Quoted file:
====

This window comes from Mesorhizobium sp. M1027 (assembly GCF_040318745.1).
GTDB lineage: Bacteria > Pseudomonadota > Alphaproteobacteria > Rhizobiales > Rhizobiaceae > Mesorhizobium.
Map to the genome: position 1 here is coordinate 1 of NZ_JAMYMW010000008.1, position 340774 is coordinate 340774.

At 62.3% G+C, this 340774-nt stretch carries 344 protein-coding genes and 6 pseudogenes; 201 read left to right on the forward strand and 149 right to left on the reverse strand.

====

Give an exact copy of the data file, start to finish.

This window comes from Mesorhizobium sp. M1027 (assembly GCF_040318745.1).
GTDB lineage: Bacteria > Pseudomonadota > Alphaproteobacteria > Rhizobiales > Rhizobiaceae > Mesorhizobium.
Map to the genome: position 1 here is coordinate 1 of NZ_JAMYMW010000008.1, position 340774 is coordinate 340774.

At 62.3% G+C, this 340774-nt stretch carries 344 protein-coding genes and 6 pseudogenes; 201 read left to right on the forward strand and 149 right to left on the reverse strand.